Talal Derki’s Return to Homs is a testament to the power of video to document resistance to corrupt and abusive regimes—in this case, that of Syria’s Bashar al-Assad. It’s also a witness to the limits of that power.
Derki first filmed in Homs, “the capital of the revolution,” in 2011, when the Syrian Uprising was still in its jubilant infancy. The resistance consisted then of unarmed men and boys thronging into public places to hear speeches and celebrate, and shots from above of people holding hands and dancing in concentric circles that move in opposite directions radiate the innocent joy of a Busby Berkeley number. Derki focuses on a small group of key players, including Abdul Basset Saroot (called Basset by his friends and his adoring fans), a soccer star turned hero of the revolution, who crowd-surfs the streets and delivers eloquent speeches from improvised platforms. (Basset is a made-for-Hollywood star—a natural leader and a babe, with his dense, curly hair and soul patch.) These images are captured by Derki, producer and co-cinematographer Orwa Nyrabia, and their friend and fellow “media activist” Ossama al Homsi, who hope to use them to ignite worldwide support for their cause.
Derki returned in 2012, after Nyrabia fled the country following his detention by the regime. More than a year later, the resistance is now a fully armed rebellion, many rebels and civilians are dead or seriously wounded, and the neighborhoods where the fighters are based are a mass of rubble and crippled buildings with blown-off façades. Enough time has elapsed since his first round of shooting for grievous physical wounds to heal and psychic wounds to open.
Derki and his comrades document the fragility of life and the breakdown of society in the ruined city in staggering scenes like a shot of a little pod of rebels clustered on the concrete floor of a bombed-out building, waving to another tiny group in another faceless building across the street. And in one nearly three-minute tracking shot, the director walks through a series of abandoned houses (the safest way to travel through a sniper-ridden neighborhood), stepping through great ragged holes in the walls from one to the next as a camera follows him, occasionally swinging around to document an eerily empty bedroom or living room.
But with the exception of Basset and the director (in voiceover), these rebels barely talk while the cameras are rolling, leaving the audience to guess at their thoughts, feelings, and aspirations. Basset may outline the corruption the rebels are opposing, but he never mentions what they support. Leaving that question unanswered is a major oversight in a documentary about a revolution—especially one that aims to create support for the fighters. Unlike the Egyptians Jehane Noujaim followed in The Square, these rebels never discuss their vision for a new government. Meanwhile, Basset’s many references to the glory of martyrdom, along with the absence of any women from the ranks of the resistance, leave the impression that the goal of the men of Homs may be an Islamist theocracy—something that may not find popular support with the majority of the film’s intended international audience.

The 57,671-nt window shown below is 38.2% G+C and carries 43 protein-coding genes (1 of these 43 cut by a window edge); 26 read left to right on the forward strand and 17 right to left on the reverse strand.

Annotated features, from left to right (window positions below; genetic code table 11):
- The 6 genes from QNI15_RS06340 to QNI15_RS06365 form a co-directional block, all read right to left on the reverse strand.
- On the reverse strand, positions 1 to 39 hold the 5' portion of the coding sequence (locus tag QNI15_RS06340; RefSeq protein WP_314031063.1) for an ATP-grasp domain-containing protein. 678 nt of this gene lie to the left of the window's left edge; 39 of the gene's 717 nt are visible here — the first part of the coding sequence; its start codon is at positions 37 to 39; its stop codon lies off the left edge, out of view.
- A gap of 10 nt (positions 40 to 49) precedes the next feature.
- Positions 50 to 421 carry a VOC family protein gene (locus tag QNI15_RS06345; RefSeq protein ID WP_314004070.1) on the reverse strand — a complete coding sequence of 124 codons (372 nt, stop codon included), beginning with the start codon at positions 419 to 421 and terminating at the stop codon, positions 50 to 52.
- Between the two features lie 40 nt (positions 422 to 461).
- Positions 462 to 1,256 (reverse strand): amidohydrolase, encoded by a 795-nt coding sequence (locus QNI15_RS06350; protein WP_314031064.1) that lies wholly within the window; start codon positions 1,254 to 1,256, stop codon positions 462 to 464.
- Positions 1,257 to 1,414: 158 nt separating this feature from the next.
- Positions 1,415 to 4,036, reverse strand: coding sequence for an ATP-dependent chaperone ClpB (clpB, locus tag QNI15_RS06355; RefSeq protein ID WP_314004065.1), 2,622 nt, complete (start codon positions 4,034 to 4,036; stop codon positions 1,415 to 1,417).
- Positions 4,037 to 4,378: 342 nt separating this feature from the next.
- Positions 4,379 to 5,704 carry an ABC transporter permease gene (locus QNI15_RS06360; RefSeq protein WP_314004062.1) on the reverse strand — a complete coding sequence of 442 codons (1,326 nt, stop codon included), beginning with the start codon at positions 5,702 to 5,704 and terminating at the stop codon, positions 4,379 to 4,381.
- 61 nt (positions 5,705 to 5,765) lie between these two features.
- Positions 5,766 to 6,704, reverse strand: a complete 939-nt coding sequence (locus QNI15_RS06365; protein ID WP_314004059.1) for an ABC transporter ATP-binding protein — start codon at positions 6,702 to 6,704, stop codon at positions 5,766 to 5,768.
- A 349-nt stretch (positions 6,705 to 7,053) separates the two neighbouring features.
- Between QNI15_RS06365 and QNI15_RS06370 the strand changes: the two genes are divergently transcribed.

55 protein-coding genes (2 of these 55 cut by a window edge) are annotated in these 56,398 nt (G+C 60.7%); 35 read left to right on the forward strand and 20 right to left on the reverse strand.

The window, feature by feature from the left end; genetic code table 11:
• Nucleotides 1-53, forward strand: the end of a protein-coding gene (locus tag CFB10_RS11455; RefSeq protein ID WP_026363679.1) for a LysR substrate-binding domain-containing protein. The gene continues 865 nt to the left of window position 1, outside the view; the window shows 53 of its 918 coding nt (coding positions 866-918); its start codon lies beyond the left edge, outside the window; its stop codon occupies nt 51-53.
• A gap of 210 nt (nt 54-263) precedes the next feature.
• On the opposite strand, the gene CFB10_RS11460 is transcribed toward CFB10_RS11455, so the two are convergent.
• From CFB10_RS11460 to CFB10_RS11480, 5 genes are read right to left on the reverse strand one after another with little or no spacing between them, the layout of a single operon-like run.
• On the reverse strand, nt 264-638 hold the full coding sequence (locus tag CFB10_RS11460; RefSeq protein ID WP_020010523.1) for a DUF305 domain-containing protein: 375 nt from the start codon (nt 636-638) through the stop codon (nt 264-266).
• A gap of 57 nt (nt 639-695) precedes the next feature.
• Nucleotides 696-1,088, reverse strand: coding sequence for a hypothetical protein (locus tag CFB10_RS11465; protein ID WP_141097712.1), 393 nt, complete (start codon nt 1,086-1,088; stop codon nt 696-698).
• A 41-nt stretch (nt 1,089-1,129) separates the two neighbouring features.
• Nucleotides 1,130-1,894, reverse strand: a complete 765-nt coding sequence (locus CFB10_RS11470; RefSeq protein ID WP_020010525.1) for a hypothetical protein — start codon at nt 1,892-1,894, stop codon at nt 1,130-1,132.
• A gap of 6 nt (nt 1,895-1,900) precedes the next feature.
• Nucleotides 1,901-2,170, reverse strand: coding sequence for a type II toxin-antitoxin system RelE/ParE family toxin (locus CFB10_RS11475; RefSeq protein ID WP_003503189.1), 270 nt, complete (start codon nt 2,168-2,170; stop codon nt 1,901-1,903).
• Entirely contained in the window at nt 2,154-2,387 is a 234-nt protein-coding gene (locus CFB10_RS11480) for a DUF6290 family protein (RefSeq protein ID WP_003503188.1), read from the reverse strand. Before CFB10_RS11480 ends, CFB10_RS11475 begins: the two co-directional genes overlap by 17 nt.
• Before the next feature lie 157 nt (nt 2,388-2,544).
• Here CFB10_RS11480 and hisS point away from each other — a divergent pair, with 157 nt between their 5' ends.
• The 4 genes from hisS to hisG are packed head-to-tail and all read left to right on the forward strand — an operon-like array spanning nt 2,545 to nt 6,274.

Basset’s confidence and charisma give the film much of its focus and sense of momentum, especially in the later footage, after Assad’s grip on the city has tightened and Basset’s comrades have dwindled to a defiant handful. After more than a year of fighting, though, even he has lost faith in his side’s ability to win. He’s soldiering on, he says, for the glory of martyrdom and the relief of oblivion, which he calls “God’s greatest gift.”
As terrible as the devastation of Homs and its inhabitants surely is, and as sad as it is to see this vibrant young man lose faith, the cynicism Derki and Basset express about the power of documenting and sharing their story feels somewhat misplaced. The media activists who risked their lives to record these scenes did so at first, Derki says in 2012, with an optimistic certainty that “these images would shake the world to its core.” Instead, he says bitterly, “The world watches what is happening, how we are getting killed one by one, while it is silent as a graveyard.” But while the world may not have given them the unqualified support they want, it has hardly been silent on the subject of the conflict in Syria—and one of the main reasons it hesitates to do more is uncertainty over what kind of government the rebels are fighting for. Return to Homs doesn’t make that murky point any clearer.